By Noel Randewich
SANFRANCISCO (Reuters) – Short sellers betting against Tesla <TSLA.O> trimmed their exposure to the electric car maker’s stock on Monday after Chief Executive Elon Musk gave new information about his proposal to take the company private.
Midsession data showed traders continuing to reduce their bets against Tesla after short interest on Friday dipped to 26.9 percent of the company’s float, the lowest since June, according to S3 Partners, a financial analytics firm.
“I’m seeing a little bit of covering, but it’s not indicative of a change in conviction. It’s more just people cutting a little fat off their trades,” said Ihor Dusaniwsky, head of research at S3 Partners in New York.
Short interest in Tesla was equivalent to 27.2 percent of its float a week ago, before Musk shocked investors by saying on Twitter he was considering taking Tesla private at $420 a share and that funding was “secured,” sending its stock sharply higher.
At $12.2 billion in short bets, Tesla remains the most shorted company in the United States, while globally, it is second only to Alibaba <BABA.N>, at $24.3 billion, according to S3 Partners.
With Tesla up 1.2 percent at $359.68 on Monday, Tesla short sellers have lost over $950 million since Musk’s tweet last week, according to S3 data.
In a blog post, Musk said on Monday he was in talks with potential backers of a possible buyout of Tesla, including Saudi Arabia’s sovereign wealth fund, but had not completed securing the funding.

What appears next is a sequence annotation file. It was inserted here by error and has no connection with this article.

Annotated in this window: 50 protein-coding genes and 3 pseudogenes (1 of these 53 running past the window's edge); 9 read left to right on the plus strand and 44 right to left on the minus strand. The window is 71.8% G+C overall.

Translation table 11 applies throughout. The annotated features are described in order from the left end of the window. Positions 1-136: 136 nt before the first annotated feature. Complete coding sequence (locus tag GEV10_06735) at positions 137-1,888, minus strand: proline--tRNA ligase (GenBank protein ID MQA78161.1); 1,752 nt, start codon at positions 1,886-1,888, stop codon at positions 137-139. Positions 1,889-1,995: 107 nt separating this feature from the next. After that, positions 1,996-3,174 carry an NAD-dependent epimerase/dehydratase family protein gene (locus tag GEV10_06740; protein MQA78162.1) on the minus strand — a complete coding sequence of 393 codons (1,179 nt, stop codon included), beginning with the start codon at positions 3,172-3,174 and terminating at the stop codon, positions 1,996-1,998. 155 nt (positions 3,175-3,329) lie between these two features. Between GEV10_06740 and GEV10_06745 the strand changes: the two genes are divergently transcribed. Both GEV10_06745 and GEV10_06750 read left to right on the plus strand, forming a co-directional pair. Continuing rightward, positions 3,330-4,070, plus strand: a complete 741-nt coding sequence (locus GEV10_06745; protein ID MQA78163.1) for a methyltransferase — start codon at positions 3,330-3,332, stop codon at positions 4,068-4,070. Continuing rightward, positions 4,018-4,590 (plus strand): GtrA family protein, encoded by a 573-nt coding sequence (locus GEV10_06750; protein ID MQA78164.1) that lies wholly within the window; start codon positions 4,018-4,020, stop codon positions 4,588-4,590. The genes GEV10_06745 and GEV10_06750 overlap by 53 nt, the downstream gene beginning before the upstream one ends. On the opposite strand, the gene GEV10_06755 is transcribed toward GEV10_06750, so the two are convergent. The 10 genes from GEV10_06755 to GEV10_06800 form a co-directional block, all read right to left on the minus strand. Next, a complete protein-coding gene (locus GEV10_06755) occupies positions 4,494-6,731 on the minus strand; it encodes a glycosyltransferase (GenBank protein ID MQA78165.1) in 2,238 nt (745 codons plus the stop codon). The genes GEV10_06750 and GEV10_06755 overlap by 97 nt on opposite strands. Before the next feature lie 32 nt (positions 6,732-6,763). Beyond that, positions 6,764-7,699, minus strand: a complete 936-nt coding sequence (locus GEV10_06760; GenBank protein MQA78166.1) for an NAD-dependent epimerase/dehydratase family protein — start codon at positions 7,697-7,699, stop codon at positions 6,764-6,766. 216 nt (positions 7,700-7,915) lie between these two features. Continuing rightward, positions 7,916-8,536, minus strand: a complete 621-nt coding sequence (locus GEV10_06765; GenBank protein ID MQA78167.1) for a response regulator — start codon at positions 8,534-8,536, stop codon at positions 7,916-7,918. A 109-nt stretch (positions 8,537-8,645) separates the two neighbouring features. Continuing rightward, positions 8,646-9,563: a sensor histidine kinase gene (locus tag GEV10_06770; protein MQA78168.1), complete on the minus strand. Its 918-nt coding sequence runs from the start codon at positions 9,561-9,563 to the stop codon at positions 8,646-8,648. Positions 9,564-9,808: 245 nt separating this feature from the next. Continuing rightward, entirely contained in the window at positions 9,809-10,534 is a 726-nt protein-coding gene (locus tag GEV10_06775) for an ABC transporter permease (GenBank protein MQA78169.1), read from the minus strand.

Investors have voiced doubts about Musk’s ability to pull off what could be the largest-ever go-private transaction, valued at as much as $72 billion.
Tesla attracts extreme opinions on Wall Street. Mutual fund companies including Fidelity are confident of Musk’s vision, while most analysts are sceptical about the stock’s valuation and Tesla’s ability to compete with larger rivals. On Twitter, Musk has repeatedly taunted short sellers.
His tweet on Tuesday about taking Tesla private is under investigation by the U.S. Securities and Exchange Commission, according to the Wall Street Journal, and is the subject of investor lawsuits.
“There is no Saudi plan. There is no deal. Musk’s tweet was a fraud and he is a joke,” said Michael Lewitt, chief executive officer and chief investment officer at hedge fund firm Third Friday Management, who has options bets against Tesla.
Tesla’s stock was up 5 percent over the past week and is about 14 percent below Musk’s go-private price of $420.
(Reporting by Noel Randewich in San Francisco, additional reporting by Kate Duguid in New York; Editing by Cynthia Osterman)